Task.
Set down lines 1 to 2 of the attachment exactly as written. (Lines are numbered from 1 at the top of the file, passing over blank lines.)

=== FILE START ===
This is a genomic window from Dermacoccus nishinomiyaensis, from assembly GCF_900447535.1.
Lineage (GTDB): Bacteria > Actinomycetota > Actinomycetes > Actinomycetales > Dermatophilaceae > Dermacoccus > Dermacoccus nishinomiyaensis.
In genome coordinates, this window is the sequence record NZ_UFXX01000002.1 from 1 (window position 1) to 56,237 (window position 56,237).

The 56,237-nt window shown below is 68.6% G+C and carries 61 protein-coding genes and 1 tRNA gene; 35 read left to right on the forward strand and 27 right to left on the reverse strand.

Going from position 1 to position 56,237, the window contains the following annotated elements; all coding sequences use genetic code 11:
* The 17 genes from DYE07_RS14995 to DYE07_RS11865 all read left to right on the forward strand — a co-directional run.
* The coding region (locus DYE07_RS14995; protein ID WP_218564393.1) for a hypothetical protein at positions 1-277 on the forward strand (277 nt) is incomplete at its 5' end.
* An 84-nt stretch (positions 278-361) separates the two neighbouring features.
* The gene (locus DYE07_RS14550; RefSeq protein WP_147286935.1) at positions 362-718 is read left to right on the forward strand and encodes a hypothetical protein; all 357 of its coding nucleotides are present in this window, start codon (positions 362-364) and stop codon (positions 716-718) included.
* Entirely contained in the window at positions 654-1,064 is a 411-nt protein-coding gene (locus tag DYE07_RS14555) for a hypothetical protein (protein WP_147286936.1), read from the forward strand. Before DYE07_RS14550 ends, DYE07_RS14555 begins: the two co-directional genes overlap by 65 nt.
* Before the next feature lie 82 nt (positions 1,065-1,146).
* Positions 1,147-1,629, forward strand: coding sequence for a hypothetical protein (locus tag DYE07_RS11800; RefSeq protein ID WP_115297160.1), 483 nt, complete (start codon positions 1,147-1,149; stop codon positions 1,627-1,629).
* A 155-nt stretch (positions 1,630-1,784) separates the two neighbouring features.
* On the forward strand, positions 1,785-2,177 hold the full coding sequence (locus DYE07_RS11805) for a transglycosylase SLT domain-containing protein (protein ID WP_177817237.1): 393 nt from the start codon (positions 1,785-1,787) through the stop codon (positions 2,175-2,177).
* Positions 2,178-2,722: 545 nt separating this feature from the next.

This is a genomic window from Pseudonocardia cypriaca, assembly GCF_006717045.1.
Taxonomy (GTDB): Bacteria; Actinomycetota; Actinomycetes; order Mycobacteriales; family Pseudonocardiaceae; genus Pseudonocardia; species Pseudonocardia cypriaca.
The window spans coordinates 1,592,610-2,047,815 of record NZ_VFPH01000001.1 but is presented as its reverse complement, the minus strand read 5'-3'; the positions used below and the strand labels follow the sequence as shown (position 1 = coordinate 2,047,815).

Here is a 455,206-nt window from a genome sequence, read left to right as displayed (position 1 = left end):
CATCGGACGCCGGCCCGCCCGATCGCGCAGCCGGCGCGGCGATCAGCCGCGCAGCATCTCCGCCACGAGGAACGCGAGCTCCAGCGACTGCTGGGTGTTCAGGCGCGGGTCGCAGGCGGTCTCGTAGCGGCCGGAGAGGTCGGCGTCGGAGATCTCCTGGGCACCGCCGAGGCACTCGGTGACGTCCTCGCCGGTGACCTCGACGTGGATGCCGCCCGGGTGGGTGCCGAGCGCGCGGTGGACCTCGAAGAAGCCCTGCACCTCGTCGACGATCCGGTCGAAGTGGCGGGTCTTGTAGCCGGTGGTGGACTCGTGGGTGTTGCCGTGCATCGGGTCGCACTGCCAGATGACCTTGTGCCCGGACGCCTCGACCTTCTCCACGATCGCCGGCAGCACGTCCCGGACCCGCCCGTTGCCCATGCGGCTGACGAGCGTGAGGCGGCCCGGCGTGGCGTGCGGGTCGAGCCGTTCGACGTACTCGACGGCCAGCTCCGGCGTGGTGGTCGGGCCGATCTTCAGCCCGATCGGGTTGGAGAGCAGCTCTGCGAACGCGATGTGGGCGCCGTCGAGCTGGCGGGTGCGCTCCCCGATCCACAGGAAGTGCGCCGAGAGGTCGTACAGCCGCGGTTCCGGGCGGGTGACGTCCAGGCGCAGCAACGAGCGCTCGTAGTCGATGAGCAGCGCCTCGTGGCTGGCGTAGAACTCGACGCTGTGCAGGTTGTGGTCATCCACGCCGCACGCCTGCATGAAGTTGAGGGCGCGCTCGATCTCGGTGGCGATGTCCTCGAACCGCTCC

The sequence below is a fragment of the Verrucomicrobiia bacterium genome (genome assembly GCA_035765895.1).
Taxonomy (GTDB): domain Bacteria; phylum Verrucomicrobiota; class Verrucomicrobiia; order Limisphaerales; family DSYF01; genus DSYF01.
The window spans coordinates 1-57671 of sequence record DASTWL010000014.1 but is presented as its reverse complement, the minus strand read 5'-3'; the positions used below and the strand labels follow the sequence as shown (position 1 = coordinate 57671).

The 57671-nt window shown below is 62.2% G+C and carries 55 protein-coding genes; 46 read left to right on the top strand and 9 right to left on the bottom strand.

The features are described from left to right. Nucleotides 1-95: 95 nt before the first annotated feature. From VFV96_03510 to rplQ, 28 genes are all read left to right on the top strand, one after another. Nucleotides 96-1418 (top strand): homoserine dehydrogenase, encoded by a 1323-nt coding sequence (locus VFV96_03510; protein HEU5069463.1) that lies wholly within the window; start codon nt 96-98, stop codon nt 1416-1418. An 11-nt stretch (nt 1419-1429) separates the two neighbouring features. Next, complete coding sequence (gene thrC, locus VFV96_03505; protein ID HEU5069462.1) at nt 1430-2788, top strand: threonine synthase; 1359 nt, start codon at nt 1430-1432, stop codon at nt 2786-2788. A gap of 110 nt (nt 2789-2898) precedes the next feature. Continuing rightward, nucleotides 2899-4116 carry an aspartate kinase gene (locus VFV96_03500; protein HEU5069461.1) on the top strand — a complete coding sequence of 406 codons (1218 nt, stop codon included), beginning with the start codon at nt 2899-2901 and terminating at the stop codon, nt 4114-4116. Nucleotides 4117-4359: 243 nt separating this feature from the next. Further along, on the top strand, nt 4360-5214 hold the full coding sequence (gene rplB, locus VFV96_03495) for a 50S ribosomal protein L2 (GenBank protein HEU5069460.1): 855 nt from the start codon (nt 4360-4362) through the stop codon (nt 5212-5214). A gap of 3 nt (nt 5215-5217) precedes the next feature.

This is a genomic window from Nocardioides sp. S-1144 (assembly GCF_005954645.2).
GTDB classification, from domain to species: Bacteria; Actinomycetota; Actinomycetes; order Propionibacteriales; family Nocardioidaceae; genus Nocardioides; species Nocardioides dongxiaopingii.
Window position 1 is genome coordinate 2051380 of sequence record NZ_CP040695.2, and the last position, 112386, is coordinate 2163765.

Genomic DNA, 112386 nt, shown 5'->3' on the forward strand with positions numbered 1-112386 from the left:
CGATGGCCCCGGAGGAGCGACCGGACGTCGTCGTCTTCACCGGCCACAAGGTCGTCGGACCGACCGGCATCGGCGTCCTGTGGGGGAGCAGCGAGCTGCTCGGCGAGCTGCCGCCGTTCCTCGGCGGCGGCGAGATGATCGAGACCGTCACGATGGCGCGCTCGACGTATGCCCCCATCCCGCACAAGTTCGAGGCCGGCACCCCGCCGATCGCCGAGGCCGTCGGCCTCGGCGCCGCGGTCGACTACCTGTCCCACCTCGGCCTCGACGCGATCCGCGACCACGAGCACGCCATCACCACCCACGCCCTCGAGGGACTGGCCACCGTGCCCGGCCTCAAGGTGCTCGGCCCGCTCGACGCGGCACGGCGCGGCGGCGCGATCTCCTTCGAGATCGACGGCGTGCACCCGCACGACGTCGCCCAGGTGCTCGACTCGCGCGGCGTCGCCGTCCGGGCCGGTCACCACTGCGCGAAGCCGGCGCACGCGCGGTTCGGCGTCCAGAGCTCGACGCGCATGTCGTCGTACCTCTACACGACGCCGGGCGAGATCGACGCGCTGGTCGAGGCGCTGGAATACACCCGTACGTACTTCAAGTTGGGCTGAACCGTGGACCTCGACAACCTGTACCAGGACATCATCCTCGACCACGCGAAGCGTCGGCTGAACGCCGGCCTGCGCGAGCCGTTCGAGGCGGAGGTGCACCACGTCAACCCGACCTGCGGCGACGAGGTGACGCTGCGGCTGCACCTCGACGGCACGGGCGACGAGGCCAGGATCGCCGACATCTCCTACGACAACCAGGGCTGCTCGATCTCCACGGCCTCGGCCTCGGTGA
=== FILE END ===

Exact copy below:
This is a genomic window from Dermacoccus nishinomiyaensis, from assembly GCF_900447535.1.
Lineage (GTDB): Bacteria > Actinomycetota > Actinomycetes > Actinomycetales > Dermatophilaceae > Dermacoccus > Dermacoccus nishinomiyaensis.